Watch the Dadaist Masterpiece Ghosts Before Breakfast (1928): Hans Richter’s Film Was So Avant Garde It Was Desecrated by the Nazis

The hats won’t stay on heads. The bowtie won’t be tied. The gun can’t shoot and the tar­get can’t keep still. When objects them­selves rebel, some­thing ter­ri­ble is upon the land, and anar­chism will out. This is one of the take­aways from painter Hans Richter’s 1928 DADA short film Ghosts Before Break­fast, or Vor­mit­tagsspuk in its orig­i­nal Ger­man (lit­er­al­ly “Morn­ing Spook”). And you might take that a very dif­fer­ent way than the audi­ence in 1928. That is fine. This is Dada. It is a bomb thrown into the mind.

But actu­al events and prob­lems sur­round the film and its after­math. By the end of the 1920s Richter was near­ly two decades into his abstract/cubist paint­ing career, and at the begin­ning of the decade he had already been exper­i­ment­ing with the rel­a­tive­ly new medi­um of film. His 1921 Rhyth­mus 21 was one of the first films to attempt to bring abstract ideas–shapes, light, rhythm– to the medi­um. Writ­ing in a Ger­man peri­od­i­cal around 1926, he said “…cin­e­ma can ful­fill cer­tain promis­es made by the ancient arts, in the real­iza­tion of which paint­ing and film become close neigh­bors and work togeth­er.”

Ah, but could music and silent film work togeth­er? In 1927 he was asked by the Ges­sellschaft Fur Neu Musik in Berlin to work with com­pos­er Paul Hin­demith on a piece to screen at their annu­al fes­ti­val. Hin­demith sug­gest­ed some­thing pleas­ant, some­thing set in the coun­try­side. Richter ran out of time and shot some­thing in an impro­vi­sa­tion­al style. But, you know, some­times dead­lines real­ly bring out the best in peo­ple. If the lega­cy of Ghosts Before Break­fast is any indi­ca­tion, it did. It’s con­sid­ered by many to be one of the best Dada films for pure inven­tion and play­ful­ness.

If Ghosts has any nar­ra­tive it’s this: objects con­found their human own­ers, while a clock relent­less­ly counts down the min­utes to noon, a play on the Ger­man phrase “Es ist fünf vor zwölf,” lit­er­al­ly “five min­utes to 12” or “time in run­ning out.” (There’s also a duck).

Richter throws it all in: there’s back­wards film, neg­a­tive film, cut-out and stop-motion ani­ma­tion, in-cam­era spe­cial effects. And as a through­line, one of the sim­plest effects: four, then three, then two ghost­ly bowler hats float­ing in the sky, just out of the reach of their own­ers.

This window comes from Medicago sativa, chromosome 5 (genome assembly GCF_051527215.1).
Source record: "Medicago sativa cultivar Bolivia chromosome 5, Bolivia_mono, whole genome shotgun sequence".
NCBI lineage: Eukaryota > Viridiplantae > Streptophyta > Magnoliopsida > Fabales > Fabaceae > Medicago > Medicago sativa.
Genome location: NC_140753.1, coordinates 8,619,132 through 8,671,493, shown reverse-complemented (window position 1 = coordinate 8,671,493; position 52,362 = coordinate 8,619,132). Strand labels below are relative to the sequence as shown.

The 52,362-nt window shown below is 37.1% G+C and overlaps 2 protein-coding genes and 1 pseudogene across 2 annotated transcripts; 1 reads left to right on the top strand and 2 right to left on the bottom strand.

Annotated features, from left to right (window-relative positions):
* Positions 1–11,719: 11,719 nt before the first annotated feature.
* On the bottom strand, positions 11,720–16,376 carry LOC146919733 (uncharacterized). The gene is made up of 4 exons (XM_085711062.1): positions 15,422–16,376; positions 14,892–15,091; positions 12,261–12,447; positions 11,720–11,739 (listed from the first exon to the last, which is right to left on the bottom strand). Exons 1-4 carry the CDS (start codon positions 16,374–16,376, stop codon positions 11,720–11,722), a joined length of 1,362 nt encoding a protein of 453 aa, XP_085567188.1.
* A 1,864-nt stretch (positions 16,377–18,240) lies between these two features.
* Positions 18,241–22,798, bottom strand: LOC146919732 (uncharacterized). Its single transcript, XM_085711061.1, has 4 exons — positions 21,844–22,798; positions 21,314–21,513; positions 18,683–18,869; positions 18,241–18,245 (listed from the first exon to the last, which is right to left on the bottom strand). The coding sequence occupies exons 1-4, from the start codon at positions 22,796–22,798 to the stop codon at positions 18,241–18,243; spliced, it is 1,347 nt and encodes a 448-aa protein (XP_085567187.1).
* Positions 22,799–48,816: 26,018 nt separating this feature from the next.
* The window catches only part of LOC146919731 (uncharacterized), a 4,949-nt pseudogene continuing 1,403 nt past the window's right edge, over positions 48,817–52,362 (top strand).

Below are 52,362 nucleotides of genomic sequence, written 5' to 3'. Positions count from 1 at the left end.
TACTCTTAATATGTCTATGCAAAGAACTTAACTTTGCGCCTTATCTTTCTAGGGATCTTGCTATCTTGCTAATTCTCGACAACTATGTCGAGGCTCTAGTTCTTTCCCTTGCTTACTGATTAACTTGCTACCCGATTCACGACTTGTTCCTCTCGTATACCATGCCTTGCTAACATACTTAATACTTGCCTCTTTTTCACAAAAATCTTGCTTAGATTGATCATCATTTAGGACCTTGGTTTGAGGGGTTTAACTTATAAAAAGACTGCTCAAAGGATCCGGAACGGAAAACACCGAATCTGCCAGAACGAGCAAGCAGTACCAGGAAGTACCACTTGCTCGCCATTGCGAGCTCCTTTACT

And the artist called in his friends to help: Richter used Bauhaus stu­dent and sculp­tor Wern­er Gra­eff, Hin­demith him­self, com­pos­er Dar­ius Mil­haud and his cousin/wife Madeleine Mil­haud, and film edi­tor Willi Pfer­dekamp to pop­u­late the film.

Ghosts has a trag­ic after­life: the Nazis burned the orig­i­nal film and the score Hin­demith wrote for it. How­ev­er that has left a flow­er­ing of music in its wake, as com­posers have tried to fill the gap: Ian Gar­den­er, Jean Has­se, the band The Real Tues­day Weld, and oth­ers. Steve Roden com­posed four ver­sions for a LACMA ret­ro­spec­tive of Richter’s work, using var­i­ous Dadaist tac­tics, includ­ing record­ing a Hin­demith vinyl he had pre­pared with sand­pa­per.

All scores have resist­ed per­fect syn­chro­niza­tion, how­ev­er. Indeed, in 1947 Richter him­self spoke out against that desire:

We should find a way to let the sound and the pic­ture move on its own in the same direc­tion, but nev­er­the­less, sep­a­rate­ly. This refers to the spo­ken word as well as to the musi­cal and oth­er sounds.

Near­ly 100 years old, Ghosts Before Break­fast is still set­ting the table for us, ready with a strong brew of truth.

Relat­ed Con­tent:

The First Mas­ter­pieces of Abstract Film: Hans Richter’s Rhyth­mus 21 (1921) & Viking Eggeling’s Sym­phonie Diag­o­nale (1924)

Watch Dreams That Mon­ey Can Buy, a Sur­re­al­ist Film by Man Ray, Mar­cel Duchamp, Alexan­der Calder, Fer­nand Léger & Hans Richter

Dada Was Born 100 Years Ago: Cel­e­brate the Avant-Garde Move­ment Launched by Hugo Ball on July 14, 1916

Ted Mills is a free­lance writer on the arts who cur­rent­ly hosts the Notes from the Shed pod­cast and is the pro­duc­er of KCR­W’s Curi­ous Coast. You can also fol­low him on Twit­ter at @tedmills, and/or watch his films here.

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